Councilman Corbin: Or Mr. Shyne, you could just tell ‘em that that fence is there to keep people out, not dogs in.

Councilman Shyne: Well, I don’t know how good that’ll go over.

Motion approved by the following vote: Ayes: Councilmen McCulloch, Everson, O. Jenkins, Corbin, Webb, Shyne, and S. Jenkins. 7. Nays: None.

Mayor Glover: Mr. Chair, bottom line, I just wanted to clarify that from a policy standpoint. The expectation is that there is a higher level of construction for Clyde Fant Parkway property than there would be if we were going to one of our neighborhoods, some place that was not a part of the common – – –

Councilman Everson: And Mayor, your comments were reflected in the conversations that went on in the Dog Park Committee meetings where it was discussed about small term alternative locations you know and one of the reasons that this was so important to some of the Dog Park organizers this location was that this area along the riverfront is kinda of everyone’s area. It’s a part of the city that belongs to all of us, and so that is a symbolic gesture as a way to ensure the successful nature of the very first one of its kind that we have in this area, that this would be the most ideal location. So we worked with them going back and forth along a number of layouts, a number of locations along the parkway. It was a lengthy process with a lot of discussion, and yes at the end of the day, the kinda nicer fencing is to protect, what is very rare in an American city to have such a long stretch of greenway. So you know many cities were going in and trying to add green space that we have already, so we want to make sure that we respect that and that we plan accordingly around those.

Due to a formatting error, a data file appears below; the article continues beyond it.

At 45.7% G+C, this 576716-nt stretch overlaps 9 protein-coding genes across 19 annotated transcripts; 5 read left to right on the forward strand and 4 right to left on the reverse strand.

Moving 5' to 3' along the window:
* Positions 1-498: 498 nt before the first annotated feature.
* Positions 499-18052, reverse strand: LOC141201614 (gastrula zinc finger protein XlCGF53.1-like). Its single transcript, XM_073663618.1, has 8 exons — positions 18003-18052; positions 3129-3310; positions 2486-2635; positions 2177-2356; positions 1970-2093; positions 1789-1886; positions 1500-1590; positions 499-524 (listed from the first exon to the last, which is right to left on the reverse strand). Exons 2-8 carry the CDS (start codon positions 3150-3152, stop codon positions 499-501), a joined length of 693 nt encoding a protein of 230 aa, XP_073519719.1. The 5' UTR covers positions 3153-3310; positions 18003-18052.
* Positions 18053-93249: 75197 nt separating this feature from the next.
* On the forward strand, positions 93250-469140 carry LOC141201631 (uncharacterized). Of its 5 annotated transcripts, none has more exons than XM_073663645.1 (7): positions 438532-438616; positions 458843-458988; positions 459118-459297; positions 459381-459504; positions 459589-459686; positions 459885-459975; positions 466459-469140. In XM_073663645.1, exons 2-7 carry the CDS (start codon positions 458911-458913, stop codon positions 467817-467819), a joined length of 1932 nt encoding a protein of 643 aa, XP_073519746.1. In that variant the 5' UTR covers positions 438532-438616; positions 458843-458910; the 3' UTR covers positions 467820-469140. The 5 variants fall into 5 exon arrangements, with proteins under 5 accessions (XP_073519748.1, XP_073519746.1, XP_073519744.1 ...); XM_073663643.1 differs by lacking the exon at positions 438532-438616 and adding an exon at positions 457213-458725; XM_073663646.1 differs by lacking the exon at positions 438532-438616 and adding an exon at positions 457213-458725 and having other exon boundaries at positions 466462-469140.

Mayor Glover: Thank you Mr. Chairman, Councilman Everson, members of Council, just wanted to make sure we had that discussion for the record.


The dog park at Hamel’s can and will be built, eventually, within already-available funding. Private donations will add enhancements, once one large obstacle – obstinacy – can be cleared. Anger, ego, vindictiveness and political power displays have no place here. Objections for whatever reason weren’t originally intended and aren’t really toward the dog park or the location, but the City and its image are a clear casualty. Any valid objections and concerns may all be addressed by working together with, rather than against, stakeholders. It’s time to show real leadership and personal integrity we once knew to unshackle the very capable public servants in Shreveport and follow the clear mandates of the governing authority.

Let’s load up a van and go see what can be done in similar topography and layout, with a road trip to West Monroe, see what they’ve done with a little-used area of Kiroli Park and meet with the energetic Parks Director, who has offered and already has shared his insight.

Daniel R. Keele
Attorney at Law
P O Box 303
Shreveport, LA 71162-0303
318-861-4550 voice
318-861-4520 fax

I represent the Shreveport Dog Park Alliance and its Executive Director, but the views contained herein are my own as a citizen of the City I love. All material herein is from the public record or public meetings.dog-wont-hunt-book